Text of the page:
FAQ’s About Mediation

Q: What is the difference between mediation and family law litigation?

A: When a couple engages in family law litigation they each hire an attorney to represent them during the divorce if they can afford to do so. The attorneys will communicate with each other and exchange information on behalf of the individuals seeking a divorce. If there are issues of contention between the individuals, the attorneys may request for these issues to be heard in front of a judge.

When a divorcing couple engages in mediation, both individuals will go to a trained family law mediator and will meet with the mediator together to discuss their issues and reach a compromise. The family law mediator will act as a neutral third party and facilitate discussions between the individuals regarding these issues. These compromises will then be formalized into a written agreement.

Q: What does a family law mediator do?

A: A family law mediator will act as a neutral third party and help facilitate discussions between the couple seeking a divorce. The mediator will also identify issues and ask questions with the goal of finding a solution that will benefit both individuals. After solutions have been reached between the two parties, the agreement will be formalized into a written document.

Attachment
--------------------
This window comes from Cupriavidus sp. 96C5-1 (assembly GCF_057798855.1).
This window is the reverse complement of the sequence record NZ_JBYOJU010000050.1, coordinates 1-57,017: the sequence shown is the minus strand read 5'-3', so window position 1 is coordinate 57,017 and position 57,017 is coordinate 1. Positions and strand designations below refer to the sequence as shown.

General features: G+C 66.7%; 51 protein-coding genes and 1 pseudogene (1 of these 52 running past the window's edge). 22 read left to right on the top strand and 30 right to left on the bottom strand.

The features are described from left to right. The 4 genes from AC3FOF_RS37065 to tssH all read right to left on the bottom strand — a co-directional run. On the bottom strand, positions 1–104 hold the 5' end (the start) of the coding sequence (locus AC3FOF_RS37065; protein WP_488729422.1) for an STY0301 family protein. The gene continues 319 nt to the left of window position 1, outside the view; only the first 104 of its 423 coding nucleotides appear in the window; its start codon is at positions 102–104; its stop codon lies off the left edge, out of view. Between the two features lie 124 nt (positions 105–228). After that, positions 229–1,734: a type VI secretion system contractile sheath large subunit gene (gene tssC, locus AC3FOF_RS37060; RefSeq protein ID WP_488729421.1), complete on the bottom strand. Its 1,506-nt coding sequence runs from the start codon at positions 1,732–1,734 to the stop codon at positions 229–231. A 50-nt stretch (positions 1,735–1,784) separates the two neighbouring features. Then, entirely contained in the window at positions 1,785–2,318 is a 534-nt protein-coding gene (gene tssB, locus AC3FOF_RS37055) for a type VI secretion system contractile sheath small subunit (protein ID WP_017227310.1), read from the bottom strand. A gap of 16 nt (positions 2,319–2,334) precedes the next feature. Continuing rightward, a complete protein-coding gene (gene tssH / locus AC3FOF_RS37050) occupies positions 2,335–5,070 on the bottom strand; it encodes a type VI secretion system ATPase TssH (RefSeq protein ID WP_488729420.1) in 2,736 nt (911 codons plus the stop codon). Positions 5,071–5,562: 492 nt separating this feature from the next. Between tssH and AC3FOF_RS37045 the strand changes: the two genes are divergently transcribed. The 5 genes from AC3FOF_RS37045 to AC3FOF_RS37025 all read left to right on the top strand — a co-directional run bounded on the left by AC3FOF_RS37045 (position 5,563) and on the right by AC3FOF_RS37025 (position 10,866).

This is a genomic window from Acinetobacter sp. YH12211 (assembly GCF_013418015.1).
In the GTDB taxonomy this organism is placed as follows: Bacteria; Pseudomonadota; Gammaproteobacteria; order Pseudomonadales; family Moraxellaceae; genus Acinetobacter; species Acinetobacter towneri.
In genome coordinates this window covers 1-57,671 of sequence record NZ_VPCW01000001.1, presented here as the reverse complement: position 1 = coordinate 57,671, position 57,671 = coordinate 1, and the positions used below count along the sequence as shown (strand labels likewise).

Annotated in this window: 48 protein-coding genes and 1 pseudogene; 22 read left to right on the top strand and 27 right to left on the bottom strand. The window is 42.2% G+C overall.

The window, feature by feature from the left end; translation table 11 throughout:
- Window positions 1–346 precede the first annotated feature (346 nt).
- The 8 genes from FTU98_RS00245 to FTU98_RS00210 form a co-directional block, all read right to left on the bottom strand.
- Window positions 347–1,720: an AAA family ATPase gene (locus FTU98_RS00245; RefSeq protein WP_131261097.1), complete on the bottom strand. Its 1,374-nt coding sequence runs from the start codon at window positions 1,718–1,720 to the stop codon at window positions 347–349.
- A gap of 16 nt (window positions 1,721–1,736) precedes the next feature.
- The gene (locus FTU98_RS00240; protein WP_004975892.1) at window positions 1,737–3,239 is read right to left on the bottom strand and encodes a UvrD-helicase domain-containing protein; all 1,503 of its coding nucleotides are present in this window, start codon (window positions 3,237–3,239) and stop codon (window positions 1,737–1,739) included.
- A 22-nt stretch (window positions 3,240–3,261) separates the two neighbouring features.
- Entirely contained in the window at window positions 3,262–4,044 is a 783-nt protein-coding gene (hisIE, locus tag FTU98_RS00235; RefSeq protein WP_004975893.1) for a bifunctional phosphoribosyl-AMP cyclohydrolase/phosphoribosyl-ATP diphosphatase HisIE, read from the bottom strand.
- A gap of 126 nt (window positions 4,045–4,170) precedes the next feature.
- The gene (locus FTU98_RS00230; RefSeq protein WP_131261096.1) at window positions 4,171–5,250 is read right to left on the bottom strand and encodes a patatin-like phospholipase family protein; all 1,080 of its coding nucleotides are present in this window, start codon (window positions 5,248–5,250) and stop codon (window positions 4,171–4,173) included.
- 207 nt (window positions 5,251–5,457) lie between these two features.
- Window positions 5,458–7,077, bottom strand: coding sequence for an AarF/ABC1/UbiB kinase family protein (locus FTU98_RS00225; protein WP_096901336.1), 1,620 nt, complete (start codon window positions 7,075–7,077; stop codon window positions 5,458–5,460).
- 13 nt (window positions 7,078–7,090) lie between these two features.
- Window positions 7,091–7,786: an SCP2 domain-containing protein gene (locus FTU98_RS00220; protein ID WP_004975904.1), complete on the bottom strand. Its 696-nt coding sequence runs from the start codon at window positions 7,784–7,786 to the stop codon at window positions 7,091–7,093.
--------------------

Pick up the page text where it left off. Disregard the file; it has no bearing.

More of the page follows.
Q: Why is mediation a more cost effective alternative to family law litigation?

A: Costs associated with family law litigation are usually inflated by animosity between the two individuals seeking a divorce. When the parties are unwilling to cooperate, the attorneys will have to go back and forth on issues or appear at court to advocate their client’s position due to the inability of the divorcing individuals to reach an agreement. When divorcing individuals enter mediation, an atmosphere of goodwill is fostered and issues are addressed head-on. This environment aids in the prevention of drawn out arguments, which may result in additional fees and costs.

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